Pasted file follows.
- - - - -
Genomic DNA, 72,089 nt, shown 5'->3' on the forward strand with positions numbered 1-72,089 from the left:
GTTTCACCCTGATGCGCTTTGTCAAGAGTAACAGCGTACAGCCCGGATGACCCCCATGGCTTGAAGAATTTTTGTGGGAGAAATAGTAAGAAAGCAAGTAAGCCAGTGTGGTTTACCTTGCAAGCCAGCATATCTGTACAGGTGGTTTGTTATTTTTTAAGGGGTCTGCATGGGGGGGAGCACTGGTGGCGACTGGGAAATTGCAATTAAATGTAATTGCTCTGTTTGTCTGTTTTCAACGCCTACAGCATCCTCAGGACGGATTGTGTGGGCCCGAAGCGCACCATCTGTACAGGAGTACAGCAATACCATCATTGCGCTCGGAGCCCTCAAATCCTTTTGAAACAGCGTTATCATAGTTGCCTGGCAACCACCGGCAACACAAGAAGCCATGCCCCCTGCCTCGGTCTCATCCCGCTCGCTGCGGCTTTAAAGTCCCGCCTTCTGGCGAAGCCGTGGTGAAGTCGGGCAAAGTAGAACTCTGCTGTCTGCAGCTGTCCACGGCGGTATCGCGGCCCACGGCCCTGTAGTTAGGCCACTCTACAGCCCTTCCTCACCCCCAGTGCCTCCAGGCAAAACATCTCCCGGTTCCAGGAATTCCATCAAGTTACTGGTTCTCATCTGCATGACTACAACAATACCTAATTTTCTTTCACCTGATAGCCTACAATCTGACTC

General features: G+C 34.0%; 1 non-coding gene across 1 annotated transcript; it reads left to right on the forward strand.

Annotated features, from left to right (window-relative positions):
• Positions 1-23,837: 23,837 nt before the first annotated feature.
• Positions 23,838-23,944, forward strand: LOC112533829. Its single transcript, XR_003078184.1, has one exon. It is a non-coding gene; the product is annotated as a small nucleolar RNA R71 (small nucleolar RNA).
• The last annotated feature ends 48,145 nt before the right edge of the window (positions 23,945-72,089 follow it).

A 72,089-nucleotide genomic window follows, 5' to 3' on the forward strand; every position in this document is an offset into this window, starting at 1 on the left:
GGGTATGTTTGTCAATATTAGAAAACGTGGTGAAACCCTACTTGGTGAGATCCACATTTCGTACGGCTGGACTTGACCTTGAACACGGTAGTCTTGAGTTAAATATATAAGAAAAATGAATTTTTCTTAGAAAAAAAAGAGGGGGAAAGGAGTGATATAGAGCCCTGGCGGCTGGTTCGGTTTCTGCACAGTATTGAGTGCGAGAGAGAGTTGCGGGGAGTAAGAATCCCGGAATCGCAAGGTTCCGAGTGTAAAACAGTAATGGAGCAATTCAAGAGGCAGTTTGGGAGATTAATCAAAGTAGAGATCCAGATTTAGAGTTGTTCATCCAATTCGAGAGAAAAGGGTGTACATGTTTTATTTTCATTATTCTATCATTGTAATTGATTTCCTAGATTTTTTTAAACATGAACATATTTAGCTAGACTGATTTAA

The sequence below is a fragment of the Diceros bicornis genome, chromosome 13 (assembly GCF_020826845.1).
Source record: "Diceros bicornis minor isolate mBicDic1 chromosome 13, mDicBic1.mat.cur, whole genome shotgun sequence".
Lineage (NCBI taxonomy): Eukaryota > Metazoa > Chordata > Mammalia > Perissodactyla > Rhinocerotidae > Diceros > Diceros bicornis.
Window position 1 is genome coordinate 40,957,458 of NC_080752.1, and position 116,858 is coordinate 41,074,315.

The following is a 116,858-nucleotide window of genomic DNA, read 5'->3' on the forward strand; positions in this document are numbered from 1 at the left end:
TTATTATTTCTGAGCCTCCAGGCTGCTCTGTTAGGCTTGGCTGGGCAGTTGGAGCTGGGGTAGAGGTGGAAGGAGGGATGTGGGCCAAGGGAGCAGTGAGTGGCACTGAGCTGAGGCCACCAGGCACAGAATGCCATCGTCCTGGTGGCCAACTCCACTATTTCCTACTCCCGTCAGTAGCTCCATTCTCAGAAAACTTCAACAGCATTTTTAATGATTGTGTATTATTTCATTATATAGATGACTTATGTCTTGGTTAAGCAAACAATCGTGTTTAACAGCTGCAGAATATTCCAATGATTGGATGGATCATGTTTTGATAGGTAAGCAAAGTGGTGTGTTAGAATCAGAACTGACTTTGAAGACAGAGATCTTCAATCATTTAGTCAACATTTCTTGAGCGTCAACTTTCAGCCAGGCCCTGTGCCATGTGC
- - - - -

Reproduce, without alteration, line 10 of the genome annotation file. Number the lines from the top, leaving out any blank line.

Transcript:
The sequence below is a fragment of the Diceros bicornis genome, chromosome 13 (assembly GCF_020826845.1).